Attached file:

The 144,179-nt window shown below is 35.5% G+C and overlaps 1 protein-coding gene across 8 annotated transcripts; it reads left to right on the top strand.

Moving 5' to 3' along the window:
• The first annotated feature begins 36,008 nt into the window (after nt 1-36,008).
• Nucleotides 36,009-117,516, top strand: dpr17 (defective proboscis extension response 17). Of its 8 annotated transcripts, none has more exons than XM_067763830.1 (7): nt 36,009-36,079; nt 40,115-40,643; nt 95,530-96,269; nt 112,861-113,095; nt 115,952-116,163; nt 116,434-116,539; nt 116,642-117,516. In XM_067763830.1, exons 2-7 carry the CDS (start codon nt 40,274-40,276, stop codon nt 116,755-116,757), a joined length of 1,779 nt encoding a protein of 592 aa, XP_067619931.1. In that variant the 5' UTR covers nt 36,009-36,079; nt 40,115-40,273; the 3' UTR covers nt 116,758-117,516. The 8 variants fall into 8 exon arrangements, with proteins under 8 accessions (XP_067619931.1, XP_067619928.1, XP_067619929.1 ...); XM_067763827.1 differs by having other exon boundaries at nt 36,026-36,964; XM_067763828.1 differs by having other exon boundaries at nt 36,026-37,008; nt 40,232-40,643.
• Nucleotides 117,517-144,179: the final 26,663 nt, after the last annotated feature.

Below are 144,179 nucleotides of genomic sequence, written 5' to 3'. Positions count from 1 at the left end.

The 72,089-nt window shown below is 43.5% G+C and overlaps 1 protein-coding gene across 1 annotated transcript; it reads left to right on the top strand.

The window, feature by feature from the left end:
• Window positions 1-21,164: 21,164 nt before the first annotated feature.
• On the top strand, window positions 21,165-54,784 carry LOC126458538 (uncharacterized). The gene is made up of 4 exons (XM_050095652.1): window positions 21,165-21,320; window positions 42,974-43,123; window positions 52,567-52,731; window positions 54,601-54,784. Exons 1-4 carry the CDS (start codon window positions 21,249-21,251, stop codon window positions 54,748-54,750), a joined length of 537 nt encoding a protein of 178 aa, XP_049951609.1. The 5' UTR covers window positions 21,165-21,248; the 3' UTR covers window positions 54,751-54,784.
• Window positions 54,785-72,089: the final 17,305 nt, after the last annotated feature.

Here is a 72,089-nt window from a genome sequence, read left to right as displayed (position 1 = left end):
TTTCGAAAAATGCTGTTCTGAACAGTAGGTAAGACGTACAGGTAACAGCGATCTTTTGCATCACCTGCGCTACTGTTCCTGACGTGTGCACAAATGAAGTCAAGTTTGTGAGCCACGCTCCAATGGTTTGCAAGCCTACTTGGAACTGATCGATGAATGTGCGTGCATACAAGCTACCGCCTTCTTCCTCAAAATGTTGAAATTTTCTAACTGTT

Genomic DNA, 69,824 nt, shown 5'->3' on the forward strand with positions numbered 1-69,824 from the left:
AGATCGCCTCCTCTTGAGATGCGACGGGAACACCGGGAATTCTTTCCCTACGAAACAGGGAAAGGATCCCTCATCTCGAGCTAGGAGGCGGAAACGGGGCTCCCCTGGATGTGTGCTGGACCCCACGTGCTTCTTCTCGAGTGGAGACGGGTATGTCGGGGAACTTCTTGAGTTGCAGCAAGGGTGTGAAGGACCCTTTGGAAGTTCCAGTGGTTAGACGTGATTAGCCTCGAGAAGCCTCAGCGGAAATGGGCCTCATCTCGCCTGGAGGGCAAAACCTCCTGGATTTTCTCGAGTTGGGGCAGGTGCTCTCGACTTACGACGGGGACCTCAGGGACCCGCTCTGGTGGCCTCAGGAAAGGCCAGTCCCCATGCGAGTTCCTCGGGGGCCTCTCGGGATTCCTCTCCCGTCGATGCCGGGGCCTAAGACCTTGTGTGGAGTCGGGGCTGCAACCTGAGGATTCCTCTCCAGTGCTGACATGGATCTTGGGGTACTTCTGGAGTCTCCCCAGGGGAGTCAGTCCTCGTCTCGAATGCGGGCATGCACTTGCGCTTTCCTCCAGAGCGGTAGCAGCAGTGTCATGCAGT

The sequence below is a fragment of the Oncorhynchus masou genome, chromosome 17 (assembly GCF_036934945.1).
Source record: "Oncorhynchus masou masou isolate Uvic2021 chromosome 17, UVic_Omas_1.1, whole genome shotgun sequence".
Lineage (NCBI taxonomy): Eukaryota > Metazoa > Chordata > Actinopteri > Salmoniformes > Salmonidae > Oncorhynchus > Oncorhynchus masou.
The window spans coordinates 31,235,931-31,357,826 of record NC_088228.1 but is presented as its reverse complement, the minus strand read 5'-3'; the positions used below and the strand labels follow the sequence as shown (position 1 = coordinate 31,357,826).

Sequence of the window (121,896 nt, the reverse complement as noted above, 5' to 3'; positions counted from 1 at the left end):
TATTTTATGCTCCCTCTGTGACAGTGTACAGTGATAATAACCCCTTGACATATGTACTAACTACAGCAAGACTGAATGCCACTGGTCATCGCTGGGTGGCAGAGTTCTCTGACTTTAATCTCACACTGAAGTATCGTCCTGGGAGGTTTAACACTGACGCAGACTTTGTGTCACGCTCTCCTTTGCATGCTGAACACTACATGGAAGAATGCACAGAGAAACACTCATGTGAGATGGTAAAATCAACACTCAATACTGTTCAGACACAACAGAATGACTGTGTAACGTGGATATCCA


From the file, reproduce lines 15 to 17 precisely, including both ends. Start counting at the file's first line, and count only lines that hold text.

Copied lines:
AGATCGCCTCCTCTTGAGATGCGACGGGAACACCGGGAATTCTTTCCCTACGAAACAGGGAAAGGATCCCTCATCTCGAGCTAGGAGGCGGAAACGGGGCTCCCCTGGATGTGTGCTGGACCCCACGTGCTTCTTCTCGAGTGGAGACGGGTATGTCGGGGAACTTCTTGAGTTGCAGCAAGGGTGTGAAGGACCCTTTGGAAGTTCCAGTGGTTAGACGTGATTAGCCTCGAGAAGCCTCAGCGGAAATGGGCCTCATCTCGCCTGGAGGGCAAAACCTCCTGGATTTTCTCGAGTTGGGGCAGGTGCTCTCGACTTACGACGGGGACCTCAGGGACCCGCTCTGGTGGCCTCAGGAAAGGCCAGTCCCCATGCGAGTTCCTCGGGGGCCTCTCGGGATTCCTCTCCCGTCGATGCCGGGGCCTAAGACCTTGTGTGGAGTCGGGGCTGCAACCTGAGGATTCCTCTCCAGTGCTGACATGGATCTTGGGGTACTTCTGGAGTCTCCCCAGGGGAGTCAGTCCTCGTCTCGAATGCGGGCATGCACTTGCGCTTTCCTCCAGAGCGGTAGCAGCAGTGTCATGCAGT

The sequence below is a fragment of the Oncorhynchus masou genome, chromosome 17 (assembly GCF_036934945.1).
Source record: "Oncorhynchus masou masou isolate Uvic2021 chromosome 17, UVic_Omas_1.1, whole genome shotgun sequence".